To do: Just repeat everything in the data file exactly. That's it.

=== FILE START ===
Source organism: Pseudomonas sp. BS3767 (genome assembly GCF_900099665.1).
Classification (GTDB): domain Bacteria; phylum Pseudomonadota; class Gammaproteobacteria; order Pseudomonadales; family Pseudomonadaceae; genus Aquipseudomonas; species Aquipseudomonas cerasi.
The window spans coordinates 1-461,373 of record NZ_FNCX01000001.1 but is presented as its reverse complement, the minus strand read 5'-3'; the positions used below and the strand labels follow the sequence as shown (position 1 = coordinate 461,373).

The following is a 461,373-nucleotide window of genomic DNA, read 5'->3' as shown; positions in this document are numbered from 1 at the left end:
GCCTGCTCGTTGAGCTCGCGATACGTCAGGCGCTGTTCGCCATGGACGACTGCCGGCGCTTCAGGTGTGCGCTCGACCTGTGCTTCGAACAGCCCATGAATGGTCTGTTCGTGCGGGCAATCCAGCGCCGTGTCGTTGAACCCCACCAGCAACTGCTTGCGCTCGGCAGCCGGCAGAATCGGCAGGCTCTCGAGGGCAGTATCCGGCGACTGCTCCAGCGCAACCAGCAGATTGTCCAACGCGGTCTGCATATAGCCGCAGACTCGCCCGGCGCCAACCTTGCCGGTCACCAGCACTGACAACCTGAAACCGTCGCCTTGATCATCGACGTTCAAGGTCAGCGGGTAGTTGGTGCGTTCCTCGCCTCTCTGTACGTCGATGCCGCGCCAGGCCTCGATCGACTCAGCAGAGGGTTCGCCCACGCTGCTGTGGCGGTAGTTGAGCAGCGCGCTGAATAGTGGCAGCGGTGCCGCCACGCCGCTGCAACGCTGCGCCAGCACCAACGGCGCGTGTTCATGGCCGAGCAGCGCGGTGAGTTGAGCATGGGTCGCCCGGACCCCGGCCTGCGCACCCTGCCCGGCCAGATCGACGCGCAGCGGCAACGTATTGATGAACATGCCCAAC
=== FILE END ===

Source organism: Pseudomonas sp. BS3767 (genome assembly GCF_900099665.1).
Classification (GTDB): domain Bacteria; phylum Pseudomonadota; class Gammaproteobacteria; order Pseudomonadales; family Pseudomonadaceae; genus Aquipseudomonas; species Aquipseudomonas cerasi.
The window spans coordinates 1-461,373 of record NZ_FNCX01000001.1 but is presented as its reverse complement, the minus strand read 5'-3'; the positions used below and the strand labels follow the sequence as shown (position 1 = coordinate 461,373).

The following is a 461,373-nucleotide window of genomic DNA, read 5'->3' as shown; positions in this document are numbered from 1 at the left end:
GCCTGCTCGTTGAGCTCGCGATACGTCAGGCGCTGTTCGCCATGGACGACTGCCGGCGCTTCAGGTGTGCGCTCGACCTGTGCTTCGAACAGCCCATGAATGGTCTGTTCGTGCGGGCAATCCAGCGCCGTGTCGTTGAACCCCACCAGCAACTGCTTGCGCTCGGCAGCCGGCAGAATCGGCAGGCTCTCGAGGGCAGTATCCGGCGACTGCTCCAGCGCAACCAGCAGATTGTCCAACGCGGTCTGCATATAGCCGCAGACTCGCCCGGCGCCAACCTTGCCGGTCACCAGCACTGACAACCTGAAACCGTCGCCTTGATCATCGACGTTCAAGGTCAGCGGGTAGTTGGTGCGTTCCTCGCCTCTCTGTACGTCGATGCCGCGCCAGGCCTCGATCGACTCAGCAGAGGGTTCGCCCACGCTGCTGTGGCGGTAGTTGAGCAGCGCGCTGAATAGTGGCAGCGGTGCCGCCACGCCGCTGCAACGCTGCGCCAGCACCAACGGCGCGTGTTCATGGCCGAGCAGCGCGGTGAGTTGAGCATGGGTCGCCCGGACCCCGGCCTGCGCACCCTGCCCGGCCAGATCGACGCGCAGCGGCAACGTATTGATGAACATGCCCAAC